Describe what you do at SCH.
I teach Middle School girls science. More specifically, I first try to create an environment where girls get excited about the science world around them. Then I try to teach the skills and provide the tools for them to explore this world and answer the questions that their curiosity creates.
What brought you to teaching?
After college, I worked for a few years as an environmental consultant for two environmental engineering firms. I learned many things during these years, but something never felt right. I realized that the consulting work was not the best blend of both my passions and talents. Teaching science in middle school fits that blend for me perfectly. I love science, but I also enjoy working with students and thrive doing a job that demands energy, enthusiasm, and an ability to sense the needs of a person, and subsequently respond to those needs, on a moment-to-moment basis. Teaching provides countless moments such as those, and they are wonderful.
Discoveries in science are happening ever more quickly. How do you stay current with the latest scientific discoveries and understandings?
Would you believe Facebook? Seriously. Yes, my personal Facebook page has many pictures of my three little kids doing silly things, and yes, my Facebook feed has many similar pictures of my friends’ kids or pets doing silly things, but my feed also contains a lot of science news. By “liking” the Facebook pages of reputable news and science organizations, the introductions and links to many enlightening articles come streaming down my newsfeed. Honestly, the demands of teaching and being a parent sometimes make it hard to find time to be both social and news-conscious. Facebook helps.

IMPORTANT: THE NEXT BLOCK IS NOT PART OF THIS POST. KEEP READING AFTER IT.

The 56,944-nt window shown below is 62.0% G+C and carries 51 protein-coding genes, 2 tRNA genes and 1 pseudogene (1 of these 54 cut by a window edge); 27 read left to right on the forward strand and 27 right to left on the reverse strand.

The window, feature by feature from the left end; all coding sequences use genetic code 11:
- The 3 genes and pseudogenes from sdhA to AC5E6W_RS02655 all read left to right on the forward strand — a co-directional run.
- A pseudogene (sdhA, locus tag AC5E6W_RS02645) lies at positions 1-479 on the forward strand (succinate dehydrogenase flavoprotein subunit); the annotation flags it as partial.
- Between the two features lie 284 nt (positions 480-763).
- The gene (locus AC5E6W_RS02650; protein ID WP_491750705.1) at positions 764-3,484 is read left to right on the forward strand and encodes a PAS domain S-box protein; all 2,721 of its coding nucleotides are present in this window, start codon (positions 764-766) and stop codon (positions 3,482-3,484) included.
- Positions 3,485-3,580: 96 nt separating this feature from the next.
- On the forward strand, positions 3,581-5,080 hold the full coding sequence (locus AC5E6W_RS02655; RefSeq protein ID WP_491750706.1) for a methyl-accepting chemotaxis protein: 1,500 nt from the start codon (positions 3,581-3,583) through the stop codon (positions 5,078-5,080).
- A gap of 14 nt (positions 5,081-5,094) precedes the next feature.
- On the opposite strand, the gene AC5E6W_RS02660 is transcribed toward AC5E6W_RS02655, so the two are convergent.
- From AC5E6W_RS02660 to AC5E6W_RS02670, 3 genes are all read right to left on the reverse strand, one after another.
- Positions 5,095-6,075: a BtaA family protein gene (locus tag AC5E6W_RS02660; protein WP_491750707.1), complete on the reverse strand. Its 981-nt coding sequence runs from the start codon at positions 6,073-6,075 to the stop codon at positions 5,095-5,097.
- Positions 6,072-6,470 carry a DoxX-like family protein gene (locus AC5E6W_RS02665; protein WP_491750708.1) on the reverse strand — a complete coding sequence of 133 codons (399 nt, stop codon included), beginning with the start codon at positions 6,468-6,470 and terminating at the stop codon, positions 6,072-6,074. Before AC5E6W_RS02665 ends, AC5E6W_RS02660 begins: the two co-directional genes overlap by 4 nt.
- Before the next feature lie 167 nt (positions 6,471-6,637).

Why are science competitions like the Christopher Columbus Awards valuable as a learning experience?
The competition provides students an opportunity to research a real-world problem and design a solution to address that problem. They then need to share their work through extensive written and visual forms. From there, their problems and proposed solutions are judged along with hundreds of other submissions nationwide. We require that the girls focus their research on a problem that relates to pathogens, as that topic is part of our core curriculum. The results have been fantastic! We’ve had three teams reach the semifinals in only our first two years in the competition.Based on my end-of-year class surveys, the girls really enjoyed doing the project. It provides a solid framework that demands extensive effort and work, yet also provides openness within that framework such that the girls have the freedom to direct their own learning. It is also good that the girls are working to present their findings and represent themselves and their school to a larger audience. This incentive motivates the girls to “step it up”—and they do! To me, it’s a great example of real-world learning.
In what ways is geology like education?
This is a great question! I have no idea if I have a plausible answer, but I’ll give it a go. All the processes of geology take time—a lot of time. Sometimes, like the drips of water falling off a stalactite, the process is repetitive and, on its own, not too exciting. But given the right conditions and the time needed, the greatest monuments of nature are made. I think the same holds true for education. It takes time and, frankly, some of the day-to-day events of education may not be too exciting. But given the right conditions and the time needed, every mind can become a monument of human potential.